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that of a defendant whose passion for argument outshines his passion for life, though Socrates accounts for his general demeanor here in terms of the greater importance he attaches to living right over living in a merely biological sense (28b–d, 38d–39b). 5.4.1. First Rebuttal The first rebuttal

In: Rethinking Plato

living and the dead. Nor does reciprocal generation present itself as a necessary or even viable connection in this context. Given that life is the union of the soul and the body, living things are compound entities consisting of a soul and a body, or, in short, they are corporeal souls, or ensouled

In: Rethinking Plato

, depending both on the letter and on the reviewer, but the information therein is enlightening, despite covering a disappointingly short span of time in the philosopher’s life. The only two exceptions to the otherwise universal confinement of Plato’s truly autobiographical remarks to letters, hence, not

In: Rethinking Plato

classical Greek conception of a life worth living, though we might today recognize as many distinctions as similarities and overlaps. This completes the basic design phase of the argument, with the two principles constituting the methodological foundations of the route Socrates intends to take. The

In: Rethinking Plato

. Undoubtedly the life of a wise man ought to be to others an example of living. If all should imitate the wisdom of these, how will states exist? But perhaps the same Cynics were able to afford an example of modesty, who lived with their wives in public. 38 I know not how they could defend virtue, who took

In: Care of the Self

introduction 3 integral to one’s character and psychological processes and, thus, provide the basis of living a truly happy life. A few years later than Aristotle (who taught and wrote in the Lyceum be- tween 335–323B.C.), Menander’s comedies (probably written between 325 and 290B.C.), as reflected in the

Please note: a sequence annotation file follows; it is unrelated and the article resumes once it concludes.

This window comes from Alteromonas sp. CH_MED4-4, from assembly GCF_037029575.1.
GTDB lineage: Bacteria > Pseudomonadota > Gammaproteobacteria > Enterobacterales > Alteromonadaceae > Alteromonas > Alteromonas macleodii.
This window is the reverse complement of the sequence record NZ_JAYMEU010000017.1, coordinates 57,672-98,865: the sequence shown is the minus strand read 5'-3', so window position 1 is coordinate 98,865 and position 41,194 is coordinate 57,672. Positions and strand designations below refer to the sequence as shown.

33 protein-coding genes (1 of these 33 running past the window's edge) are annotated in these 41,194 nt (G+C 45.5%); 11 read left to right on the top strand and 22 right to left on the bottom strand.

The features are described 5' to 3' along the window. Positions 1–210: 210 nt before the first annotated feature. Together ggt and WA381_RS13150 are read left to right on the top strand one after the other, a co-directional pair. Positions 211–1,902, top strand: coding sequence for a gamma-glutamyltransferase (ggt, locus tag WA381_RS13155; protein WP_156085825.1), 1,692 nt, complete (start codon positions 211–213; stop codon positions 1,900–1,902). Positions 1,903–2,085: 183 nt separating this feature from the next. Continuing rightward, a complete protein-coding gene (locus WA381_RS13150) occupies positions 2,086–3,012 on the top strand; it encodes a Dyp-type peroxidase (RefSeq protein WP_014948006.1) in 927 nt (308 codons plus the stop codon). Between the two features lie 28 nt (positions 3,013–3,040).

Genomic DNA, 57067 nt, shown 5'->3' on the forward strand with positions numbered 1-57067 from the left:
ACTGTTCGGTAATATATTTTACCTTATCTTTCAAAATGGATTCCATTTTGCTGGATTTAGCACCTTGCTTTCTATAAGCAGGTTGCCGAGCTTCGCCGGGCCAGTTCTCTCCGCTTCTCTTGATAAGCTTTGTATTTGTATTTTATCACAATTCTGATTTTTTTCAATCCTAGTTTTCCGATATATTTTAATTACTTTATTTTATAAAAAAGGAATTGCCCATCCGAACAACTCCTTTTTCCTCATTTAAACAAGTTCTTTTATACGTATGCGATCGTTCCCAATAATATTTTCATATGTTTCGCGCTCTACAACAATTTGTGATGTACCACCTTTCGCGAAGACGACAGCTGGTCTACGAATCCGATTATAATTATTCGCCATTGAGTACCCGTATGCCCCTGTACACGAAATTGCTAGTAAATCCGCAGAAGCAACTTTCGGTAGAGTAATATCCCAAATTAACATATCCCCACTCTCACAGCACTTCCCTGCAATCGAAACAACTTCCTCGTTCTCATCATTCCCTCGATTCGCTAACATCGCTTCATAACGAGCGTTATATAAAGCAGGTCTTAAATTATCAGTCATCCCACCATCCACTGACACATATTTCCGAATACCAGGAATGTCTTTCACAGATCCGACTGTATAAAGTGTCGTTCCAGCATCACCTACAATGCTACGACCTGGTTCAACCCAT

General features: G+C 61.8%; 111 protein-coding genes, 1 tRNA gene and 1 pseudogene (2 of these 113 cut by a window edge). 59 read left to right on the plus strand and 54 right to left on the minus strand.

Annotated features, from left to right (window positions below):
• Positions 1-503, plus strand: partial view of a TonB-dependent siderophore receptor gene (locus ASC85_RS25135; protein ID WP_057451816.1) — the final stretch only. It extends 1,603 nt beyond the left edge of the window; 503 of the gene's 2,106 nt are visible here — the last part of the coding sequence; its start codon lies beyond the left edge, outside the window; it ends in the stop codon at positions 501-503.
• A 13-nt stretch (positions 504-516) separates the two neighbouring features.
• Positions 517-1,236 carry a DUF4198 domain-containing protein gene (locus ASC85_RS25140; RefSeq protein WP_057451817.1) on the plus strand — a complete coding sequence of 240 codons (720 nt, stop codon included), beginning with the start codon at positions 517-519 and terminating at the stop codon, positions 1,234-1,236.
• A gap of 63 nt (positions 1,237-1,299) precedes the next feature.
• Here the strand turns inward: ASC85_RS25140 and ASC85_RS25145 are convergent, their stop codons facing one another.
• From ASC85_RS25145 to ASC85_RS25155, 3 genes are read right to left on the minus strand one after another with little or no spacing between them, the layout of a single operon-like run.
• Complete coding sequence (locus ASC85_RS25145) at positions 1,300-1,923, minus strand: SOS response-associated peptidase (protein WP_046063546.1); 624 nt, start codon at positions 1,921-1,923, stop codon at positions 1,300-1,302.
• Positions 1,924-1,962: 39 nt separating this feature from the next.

In: Aristotle and Menander on the Ethics of Understanding
Author: Egil A. Wyller

Good), which for a number of years captivated even a critical and oppositional intellect like the younger Aristotle. No wonder Plato saw reason, in the later dialogue Phaedrus, to reednsider his relations to rhetoric - this time not motivated by external cultural struggles but driven by the inner

In: Henologische Perspektiven I/I-II
Author: Keping Wang

often than not, our lifestyle is so routinized that we can hardly get off the beaten track. This fashion of life is, in the eyes of Zhuangzi, not merely pathetic and intolerable, but also not worth living at all. Hence, along his line of thought, an analogy can be drawn between the peng and a type of

In: Mythos and Logos

follow results that summarise the wise judgement of the oth- ers” (Nussbaum 1986(a), p. 179). See also Broadie 1991, p. 165. 180 chapter 5 is accomplished with the appropriate virtue; thus, one’s happiness consists in exercising one’s own function well, namely, living a life as a virtuous person.107 But

In: Aristotle and Menander on the Ethics of Understanding
Author: Pavol Sucharek

over a living human being also indicates power over life and death”. 72 A specific human existence, individualised by particular psychosomatic acts (reproducing, outlining one’s life project, cultivating of the disorganised nature), on its horizontal, creates a trajectory of one’s own purpose

In: Care of the Self